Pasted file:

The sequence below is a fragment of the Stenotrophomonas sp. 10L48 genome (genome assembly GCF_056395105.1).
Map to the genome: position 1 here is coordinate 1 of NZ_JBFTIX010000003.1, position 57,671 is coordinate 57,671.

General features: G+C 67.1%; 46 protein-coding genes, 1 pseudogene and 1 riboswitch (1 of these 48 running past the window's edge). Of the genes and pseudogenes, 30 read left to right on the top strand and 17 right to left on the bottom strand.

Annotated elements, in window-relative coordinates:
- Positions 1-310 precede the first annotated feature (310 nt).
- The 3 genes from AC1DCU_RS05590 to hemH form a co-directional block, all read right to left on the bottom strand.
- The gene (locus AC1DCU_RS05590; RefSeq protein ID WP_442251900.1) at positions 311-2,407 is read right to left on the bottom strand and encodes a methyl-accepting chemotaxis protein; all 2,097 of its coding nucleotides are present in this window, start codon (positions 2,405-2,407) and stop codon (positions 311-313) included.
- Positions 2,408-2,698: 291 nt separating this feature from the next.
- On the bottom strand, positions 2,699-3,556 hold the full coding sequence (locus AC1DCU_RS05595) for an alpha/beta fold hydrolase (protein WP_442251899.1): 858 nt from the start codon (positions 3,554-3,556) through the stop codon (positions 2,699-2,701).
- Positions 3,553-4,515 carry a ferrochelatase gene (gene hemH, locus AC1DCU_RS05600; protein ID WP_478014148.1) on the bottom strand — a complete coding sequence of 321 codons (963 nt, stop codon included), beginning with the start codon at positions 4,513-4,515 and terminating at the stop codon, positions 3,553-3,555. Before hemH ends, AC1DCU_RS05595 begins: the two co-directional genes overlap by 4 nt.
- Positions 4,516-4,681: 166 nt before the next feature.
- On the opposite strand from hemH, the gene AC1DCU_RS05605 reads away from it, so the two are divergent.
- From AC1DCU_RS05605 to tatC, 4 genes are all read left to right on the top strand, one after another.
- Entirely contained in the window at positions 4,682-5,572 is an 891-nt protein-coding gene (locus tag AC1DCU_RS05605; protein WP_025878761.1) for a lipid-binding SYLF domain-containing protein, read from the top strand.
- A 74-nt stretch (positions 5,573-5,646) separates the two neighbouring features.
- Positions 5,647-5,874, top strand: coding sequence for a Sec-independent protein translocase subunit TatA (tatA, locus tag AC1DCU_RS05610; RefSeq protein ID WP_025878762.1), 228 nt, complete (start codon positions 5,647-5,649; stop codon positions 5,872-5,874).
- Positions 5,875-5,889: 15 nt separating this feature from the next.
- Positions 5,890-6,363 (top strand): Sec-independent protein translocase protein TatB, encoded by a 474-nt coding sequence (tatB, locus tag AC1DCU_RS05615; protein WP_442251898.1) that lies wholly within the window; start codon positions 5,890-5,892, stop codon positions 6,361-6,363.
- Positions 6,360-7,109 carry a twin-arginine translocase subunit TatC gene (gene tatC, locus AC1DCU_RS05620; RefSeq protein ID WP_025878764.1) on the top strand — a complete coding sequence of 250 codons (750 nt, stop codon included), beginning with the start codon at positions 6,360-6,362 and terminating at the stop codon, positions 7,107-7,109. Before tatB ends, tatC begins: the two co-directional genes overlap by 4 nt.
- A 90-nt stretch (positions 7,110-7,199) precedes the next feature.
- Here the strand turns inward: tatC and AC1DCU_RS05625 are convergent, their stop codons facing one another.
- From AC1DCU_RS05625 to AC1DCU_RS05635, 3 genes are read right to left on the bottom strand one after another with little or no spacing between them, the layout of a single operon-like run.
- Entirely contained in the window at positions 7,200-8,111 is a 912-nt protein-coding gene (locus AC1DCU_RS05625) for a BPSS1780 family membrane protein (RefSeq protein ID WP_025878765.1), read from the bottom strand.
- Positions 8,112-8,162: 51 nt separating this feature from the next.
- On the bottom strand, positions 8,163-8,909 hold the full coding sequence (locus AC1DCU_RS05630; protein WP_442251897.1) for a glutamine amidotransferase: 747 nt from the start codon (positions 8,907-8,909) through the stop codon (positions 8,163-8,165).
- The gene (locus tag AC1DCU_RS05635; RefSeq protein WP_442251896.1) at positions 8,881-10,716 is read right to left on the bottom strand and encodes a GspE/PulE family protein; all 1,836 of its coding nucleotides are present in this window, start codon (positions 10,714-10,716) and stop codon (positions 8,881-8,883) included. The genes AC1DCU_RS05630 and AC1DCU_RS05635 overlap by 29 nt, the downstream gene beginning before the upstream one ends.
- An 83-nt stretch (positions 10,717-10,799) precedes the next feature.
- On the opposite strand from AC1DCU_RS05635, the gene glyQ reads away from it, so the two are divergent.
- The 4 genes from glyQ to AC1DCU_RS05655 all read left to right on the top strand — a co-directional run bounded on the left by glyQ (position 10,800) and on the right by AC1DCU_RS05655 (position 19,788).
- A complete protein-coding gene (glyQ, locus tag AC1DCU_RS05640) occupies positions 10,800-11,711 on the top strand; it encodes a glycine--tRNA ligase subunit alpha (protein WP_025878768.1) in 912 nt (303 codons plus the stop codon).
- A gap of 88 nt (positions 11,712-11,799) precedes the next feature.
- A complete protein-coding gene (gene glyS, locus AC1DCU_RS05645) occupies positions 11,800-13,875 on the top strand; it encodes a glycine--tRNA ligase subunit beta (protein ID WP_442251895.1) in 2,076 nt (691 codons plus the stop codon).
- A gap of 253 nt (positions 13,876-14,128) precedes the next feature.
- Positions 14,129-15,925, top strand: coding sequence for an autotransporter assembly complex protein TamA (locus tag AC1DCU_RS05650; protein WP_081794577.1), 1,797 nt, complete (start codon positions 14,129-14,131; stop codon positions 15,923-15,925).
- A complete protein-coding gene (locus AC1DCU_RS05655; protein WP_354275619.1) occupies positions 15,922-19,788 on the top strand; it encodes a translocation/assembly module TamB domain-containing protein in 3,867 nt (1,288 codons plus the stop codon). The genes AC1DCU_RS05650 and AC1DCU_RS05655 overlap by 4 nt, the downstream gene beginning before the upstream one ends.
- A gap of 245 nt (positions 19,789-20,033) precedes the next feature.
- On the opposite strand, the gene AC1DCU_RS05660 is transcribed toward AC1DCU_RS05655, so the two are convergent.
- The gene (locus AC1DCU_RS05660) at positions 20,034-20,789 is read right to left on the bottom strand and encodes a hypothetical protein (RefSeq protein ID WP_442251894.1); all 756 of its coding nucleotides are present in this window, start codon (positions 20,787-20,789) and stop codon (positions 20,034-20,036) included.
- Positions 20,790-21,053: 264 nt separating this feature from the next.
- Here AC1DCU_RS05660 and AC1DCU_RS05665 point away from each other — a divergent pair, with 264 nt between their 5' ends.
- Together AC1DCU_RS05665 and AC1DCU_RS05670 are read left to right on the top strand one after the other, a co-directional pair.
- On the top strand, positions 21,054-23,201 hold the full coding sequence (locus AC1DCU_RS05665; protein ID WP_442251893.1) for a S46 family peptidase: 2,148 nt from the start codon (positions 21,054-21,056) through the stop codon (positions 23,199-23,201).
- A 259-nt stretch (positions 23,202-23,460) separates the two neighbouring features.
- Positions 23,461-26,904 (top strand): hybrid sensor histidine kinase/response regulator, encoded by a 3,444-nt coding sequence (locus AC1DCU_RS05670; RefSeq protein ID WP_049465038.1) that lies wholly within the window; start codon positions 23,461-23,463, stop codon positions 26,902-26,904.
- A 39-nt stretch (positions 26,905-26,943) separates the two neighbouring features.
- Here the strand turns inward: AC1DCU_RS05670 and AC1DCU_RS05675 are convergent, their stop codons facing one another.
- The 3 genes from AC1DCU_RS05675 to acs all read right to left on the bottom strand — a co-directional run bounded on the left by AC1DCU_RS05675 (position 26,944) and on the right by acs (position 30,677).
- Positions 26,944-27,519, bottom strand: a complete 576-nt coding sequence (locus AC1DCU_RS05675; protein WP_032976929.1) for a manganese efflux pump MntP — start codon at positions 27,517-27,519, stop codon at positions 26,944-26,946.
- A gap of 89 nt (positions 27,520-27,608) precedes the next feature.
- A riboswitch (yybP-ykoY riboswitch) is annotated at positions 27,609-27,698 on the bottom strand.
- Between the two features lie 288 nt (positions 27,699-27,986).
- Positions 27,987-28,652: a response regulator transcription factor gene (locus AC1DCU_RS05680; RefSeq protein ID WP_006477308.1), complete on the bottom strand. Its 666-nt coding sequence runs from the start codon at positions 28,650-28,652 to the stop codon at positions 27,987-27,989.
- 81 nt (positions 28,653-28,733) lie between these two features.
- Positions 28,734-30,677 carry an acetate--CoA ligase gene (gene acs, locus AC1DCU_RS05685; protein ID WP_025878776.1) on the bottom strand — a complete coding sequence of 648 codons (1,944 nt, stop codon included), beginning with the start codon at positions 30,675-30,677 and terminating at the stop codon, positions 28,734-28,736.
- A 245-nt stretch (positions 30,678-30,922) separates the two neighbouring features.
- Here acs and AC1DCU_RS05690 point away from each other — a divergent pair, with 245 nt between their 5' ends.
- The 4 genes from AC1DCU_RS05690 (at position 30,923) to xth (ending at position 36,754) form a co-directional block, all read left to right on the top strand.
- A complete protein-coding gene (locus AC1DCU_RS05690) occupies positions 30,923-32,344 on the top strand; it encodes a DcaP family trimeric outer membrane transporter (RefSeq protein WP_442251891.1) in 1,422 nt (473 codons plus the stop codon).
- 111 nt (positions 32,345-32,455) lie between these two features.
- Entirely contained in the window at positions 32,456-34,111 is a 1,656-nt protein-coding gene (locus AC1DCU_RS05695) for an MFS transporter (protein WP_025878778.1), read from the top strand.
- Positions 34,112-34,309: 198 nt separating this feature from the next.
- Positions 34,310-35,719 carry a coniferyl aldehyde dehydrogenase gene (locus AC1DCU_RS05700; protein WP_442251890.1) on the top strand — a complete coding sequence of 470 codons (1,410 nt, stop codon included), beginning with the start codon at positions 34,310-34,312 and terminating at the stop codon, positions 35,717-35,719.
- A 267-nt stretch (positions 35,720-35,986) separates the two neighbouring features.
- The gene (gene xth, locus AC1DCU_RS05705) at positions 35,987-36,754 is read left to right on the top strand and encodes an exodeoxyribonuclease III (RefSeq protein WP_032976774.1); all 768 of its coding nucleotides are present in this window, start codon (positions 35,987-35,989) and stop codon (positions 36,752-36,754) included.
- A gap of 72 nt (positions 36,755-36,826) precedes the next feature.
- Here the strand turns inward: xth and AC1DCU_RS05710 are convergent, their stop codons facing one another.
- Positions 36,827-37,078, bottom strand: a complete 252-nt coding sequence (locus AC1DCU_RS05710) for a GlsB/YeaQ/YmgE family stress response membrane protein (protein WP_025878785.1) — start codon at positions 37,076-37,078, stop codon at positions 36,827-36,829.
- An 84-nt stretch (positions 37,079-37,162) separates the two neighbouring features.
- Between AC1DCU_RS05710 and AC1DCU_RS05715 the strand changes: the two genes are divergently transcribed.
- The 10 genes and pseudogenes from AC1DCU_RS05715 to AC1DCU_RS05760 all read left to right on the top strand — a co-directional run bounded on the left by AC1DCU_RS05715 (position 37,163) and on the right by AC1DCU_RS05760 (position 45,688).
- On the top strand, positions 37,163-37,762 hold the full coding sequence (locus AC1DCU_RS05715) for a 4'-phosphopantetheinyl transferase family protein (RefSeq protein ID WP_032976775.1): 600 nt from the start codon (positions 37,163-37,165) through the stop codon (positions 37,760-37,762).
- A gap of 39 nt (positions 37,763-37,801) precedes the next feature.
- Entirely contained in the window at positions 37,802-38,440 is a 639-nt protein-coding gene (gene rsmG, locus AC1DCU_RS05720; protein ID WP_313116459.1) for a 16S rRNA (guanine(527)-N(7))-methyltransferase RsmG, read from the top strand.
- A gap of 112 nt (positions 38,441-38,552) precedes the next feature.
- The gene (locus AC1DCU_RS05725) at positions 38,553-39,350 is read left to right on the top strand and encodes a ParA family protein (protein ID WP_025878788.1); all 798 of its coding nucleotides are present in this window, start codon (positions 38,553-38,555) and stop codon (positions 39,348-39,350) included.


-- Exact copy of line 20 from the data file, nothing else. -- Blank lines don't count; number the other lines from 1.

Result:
- A 90-nt stretch (positions 7,110-7,199) precedes the next feature.